Pat here, hastily stepping in for Anne who has been doing entirely too much playing lately! She’ll be back next week to interview me while I’m at the RT Book Review convention in L.A., so I suppose I shouldn’t tease her about skipping out.
As many of you know, I’ve been converting some of my older books into digital format. For most authors, this is a basic process if they’re willing to throw a few dollars at it and let someone else do the work. But my inner control freak emerges when confronted with a manuscript I can change after all these years.
The contemporary romances I’ve already put up were relatively recent books and didn’t require a lot of work, but now I’m digging into twenty-year-old historicals created on prehistoric equipment. I have been working on just four books for six months now. I like to think I’m closer to publishing them, but I may be kidding myself. Not only were the scans incredibly, horribly bad on these books, but my voice…. Argh! I can’t believe I wrote that way.
And I have to blame it on voice. There is nothing inherently incorrect in writing a paragraph where the hero “is going to” do something and if that doesn’t happen, he’s “going to do” something else. It gets a little iffier when he’s “got to go do” it but these are westerns. The language isn’t precise. But it starts piling up until after a while, the “gots” and “going tos” become an inescapable rhythm that causes modern day Pat to scream bloody murder.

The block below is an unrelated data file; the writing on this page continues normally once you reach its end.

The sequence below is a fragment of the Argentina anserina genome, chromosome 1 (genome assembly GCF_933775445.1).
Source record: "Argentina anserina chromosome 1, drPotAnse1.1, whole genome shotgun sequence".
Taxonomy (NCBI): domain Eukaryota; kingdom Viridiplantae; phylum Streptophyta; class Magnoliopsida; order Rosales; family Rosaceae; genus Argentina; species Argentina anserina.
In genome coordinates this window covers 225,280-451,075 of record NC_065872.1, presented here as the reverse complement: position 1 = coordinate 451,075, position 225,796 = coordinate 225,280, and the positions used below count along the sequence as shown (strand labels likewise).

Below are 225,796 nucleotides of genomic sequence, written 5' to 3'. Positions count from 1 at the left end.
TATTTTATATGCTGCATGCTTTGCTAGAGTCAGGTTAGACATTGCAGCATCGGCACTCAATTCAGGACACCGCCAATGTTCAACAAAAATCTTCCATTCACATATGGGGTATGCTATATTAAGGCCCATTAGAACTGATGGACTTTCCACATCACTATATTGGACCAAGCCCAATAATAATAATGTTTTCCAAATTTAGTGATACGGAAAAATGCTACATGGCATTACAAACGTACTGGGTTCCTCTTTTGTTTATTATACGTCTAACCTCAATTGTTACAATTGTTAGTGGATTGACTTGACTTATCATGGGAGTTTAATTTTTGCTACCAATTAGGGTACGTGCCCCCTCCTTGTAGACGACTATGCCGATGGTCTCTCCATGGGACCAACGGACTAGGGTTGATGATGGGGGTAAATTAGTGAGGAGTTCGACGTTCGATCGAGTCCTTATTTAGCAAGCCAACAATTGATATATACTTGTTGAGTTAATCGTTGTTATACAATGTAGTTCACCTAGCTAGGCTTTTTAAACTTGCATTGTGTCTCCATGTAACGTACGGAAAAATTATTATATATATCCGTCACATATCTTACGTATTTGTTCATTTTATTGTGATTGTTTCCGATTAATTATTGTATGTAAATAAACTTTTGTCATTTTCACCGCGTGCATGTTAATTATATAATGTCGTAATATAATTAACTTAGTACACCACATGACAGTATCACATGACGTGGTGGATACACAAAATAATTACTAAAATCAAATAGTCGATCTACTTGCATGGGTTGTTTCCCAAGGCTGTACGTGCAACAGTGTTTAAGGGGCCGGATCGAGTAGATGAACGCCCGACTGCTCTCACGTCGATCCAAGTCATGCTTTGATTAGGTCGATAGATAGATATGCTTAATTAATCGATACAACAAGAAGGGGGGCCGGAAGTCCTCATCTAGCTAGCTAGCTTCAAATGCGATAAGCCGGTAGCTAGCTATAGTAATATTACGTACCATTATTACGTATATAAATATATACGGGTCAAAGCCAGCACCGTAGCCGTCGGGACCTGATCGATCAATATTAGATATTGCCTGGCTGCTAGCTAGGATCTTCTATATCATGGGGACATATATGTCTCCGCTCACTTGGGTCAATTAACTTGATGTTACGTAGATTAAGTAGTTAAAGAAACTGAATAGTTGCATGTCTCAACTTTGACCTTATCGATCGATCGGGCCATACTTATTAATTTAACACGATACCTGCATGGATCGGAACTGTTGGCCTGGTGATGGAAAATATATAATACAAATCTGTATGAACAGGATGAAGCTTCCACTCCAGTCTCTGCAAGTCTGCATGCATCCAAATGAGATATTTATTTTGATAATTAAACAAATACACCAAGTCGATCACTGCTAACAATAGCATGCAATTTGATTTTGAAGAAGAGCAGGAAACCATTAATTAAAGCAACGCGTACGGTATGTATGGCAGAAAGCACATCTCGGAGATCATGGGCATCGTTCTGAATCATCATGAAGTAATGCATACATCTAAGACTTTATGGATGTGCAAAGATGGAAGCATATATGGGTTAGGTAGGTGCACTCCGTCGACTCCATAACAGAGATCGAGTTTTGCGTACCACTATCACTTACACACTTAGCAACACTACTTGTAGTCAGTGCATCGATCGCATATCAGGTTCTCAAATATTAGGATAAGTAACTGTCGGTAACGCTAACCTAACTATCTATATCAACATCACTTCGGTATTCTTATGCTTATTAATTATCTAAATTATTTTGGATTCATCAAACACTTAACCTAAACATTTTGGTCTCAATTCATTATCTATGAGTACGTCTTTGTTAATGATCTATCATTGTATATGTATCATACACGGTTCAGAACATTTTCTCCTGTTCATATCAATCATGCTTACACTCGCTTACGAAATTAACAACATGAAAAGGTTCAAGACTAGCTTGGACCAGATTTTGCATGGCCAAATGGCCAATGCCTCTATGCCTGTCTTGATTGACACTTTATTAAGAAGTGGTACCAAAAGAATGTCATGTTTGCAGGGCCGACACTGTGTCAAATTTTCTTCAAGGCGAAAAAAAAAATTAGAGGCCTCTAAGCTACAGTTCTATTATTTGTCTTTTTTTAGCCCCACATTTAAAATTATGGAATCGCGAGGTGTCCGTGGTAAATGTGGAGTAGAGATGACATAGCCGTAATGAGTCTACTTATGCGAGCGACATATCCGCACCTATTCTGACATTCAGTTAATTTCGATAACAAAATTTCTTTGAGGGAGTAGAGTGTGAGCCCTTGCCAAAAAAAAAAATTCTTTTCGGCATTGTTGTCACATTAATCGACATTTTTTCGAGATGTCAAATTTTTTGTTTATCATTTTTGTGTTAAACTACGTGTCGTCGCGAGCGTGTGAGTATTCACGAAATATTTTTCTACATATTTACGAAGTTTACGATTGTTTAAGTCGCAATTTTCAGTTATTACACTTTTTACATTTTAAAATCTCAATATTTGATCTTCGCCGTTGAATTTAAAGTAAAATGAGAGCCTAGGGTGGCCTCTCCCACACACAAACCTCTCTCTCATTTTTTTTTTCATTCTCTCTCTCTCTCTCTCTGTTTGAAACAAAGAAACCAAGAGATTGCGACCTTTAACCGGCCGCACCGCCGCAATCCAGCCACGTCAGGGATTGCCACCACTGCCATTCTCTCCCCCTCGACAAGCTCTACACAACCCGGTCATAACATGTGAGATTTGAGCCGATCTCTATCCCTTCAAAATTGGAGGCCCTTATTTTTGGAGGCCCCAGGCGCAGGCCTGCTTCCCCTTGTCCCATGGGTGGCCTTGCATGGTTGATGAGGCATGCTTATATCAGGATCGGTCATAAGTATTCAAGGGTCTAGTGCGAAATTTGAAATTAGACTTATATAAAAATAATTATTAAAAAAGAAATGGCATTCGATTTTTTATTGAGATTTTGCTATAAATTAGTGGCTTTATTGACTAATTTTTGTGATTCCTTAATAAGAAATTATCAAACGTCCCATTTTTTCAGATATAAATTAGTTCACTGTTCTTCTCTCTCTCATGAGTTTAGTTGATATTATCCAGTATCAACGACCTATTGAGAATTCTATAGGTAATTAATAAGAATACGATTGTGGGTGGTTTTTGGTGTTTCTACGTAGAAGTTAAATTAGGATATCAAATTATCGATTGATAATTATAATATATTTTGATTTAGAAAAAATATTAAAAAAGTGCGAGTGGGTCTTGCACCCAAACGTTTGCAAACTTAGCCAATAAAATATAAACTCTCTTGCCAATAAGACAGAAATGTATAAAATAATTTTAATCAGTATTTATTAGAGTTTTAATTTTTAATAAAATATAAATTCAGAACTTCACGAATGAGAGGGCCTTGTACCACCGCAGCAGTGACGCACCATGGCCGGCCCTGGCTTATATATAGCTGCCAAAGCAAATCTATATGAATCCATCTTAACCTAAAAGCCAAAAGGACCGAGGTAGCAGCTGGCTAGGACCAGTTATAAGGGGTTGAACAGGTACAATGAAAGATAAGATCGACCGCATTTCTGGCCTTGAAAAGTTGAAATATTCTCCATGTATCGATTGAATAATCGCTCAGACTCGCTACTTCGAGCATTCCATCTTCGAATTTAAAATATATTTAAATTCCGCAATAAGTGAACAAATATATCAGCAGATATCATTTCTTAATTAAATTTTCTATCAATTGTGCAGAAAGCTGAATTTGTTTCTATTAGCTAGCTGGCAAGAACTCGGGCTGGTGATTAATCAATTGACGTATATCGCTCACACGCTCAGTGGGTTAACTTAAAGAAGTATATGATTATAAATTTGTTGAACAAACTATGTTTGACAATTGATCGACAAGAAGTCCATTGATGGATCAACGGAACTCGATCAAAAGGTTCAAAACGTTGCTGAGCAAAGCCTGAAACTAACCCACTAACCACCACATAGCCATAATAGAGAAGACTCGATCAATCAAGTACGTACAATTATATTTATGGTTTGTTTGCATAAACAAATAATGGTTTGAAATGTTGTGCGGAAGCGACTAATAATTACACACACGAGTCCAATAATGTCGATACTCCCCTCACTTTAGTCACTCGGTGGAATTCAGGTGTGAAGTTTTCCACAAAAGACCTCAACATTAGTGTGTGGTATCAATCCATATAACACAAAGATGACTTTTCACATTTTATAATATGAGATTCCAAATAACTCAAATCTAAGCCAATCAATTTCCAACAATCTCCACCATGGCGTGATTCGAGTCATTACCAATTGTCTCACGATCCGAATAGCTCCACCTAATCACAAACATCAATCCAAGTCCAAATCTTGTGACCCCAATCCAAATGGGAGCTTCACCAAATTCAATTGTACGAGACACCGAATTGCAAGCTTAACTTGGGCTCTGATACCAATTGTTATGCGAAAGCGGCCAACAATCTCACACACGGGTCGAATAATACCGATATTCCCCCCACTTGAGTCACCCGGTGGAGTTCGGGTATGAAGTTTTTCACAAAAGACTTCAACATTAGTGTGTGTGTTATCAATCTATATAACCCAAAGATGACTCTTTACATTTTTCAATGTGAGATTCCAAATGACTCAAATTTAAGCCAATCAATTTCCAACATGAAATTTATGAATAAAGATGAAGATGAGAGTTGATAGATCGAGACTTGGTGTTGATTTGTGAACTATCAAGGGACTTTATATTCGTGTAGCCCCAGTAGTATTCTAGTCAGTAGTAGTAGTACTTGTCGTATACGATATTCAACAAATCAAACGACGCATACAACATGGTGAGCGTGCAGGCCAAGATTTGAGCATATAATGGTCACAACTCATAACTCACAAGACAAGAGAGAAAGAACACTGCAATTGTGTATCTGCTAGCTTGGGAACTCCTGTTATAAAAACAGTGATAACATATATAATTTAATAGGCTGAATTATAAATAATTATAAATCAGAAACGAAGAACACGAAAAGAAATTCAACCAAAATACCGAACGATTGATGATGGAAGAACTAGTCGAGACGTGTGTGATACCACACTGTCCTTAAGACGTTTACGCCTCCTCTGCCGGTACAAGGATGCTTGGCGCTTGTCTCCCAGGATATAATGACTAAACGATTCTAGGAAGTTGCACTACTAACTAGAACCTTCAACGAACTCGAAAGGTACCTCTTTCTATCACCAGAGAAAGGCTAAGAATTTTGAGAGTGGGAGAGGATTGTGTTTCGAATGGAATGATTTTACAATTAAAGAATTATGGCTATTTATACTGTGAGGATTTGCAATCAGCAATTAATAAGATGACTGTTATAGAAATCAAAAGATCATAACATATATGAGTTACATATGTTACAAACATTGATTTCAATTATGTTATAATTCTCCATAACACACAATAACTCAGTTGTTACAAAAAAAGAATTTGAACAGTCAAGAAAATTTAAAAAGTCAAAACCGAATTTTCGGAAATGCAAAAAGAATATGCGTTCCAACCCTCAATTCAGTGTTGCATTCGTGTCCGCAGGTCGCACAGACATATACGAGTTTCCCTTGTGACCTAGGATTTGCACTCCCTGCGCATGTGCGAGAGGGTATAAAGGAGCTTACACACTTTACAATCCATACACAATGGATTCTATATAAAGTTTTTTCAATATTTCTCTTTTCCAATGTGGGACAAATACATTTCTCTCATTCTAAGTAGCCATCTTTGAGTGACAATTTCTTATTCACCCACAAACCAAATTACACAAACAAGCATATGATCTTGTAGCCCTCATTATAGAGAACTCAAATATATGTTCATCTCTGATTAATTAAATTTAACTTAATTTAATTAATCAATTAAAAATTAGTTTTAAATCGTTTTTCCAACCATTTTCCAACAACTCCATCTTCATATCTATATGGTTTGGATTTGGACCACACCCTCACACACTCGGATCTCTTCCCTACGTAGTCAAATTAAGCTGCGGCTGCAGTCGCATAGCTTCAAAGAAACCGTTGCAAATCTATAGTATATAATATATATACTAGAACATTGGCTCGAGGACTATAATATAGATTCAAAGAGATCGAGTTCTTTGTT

And that’s just the tip of the monstrous iceberg. How about “Her hands felt his chest”? Want to take that one on? Their hands and their eyes and their feet did a lot of things that would have been far easier to state had I just said “She rubbed his chest” or “She walked away” instead of “Her feet carried her to the door.” Double argh!!!!
How can I let these books loose into the wild? One of them was a Rita nominee! But I simply can’t release the books in their original format. Sorry. The stories are fine, the characters are strong, I would have done a LOT of things differently today, but I don’t want to monkey with the original stories. But by golly gee, I can at least clarify which “he” or “him” is doing what so I don’t spend half an hour scratching my head wondering who is on the roof and who is setting the barn on fire!
Do any of you go back and read your older “keepers” and wonder what in heck you were thinking when you read and loved them the first time? I can remember comparing Kathleen Woodiwiss’s voice to Shakespeare in my early years. Now I can’t wade through all the extraneous prose. Do you have any romance books that you can still go back to and enjoy without noticing the idiosyncrasies of the period?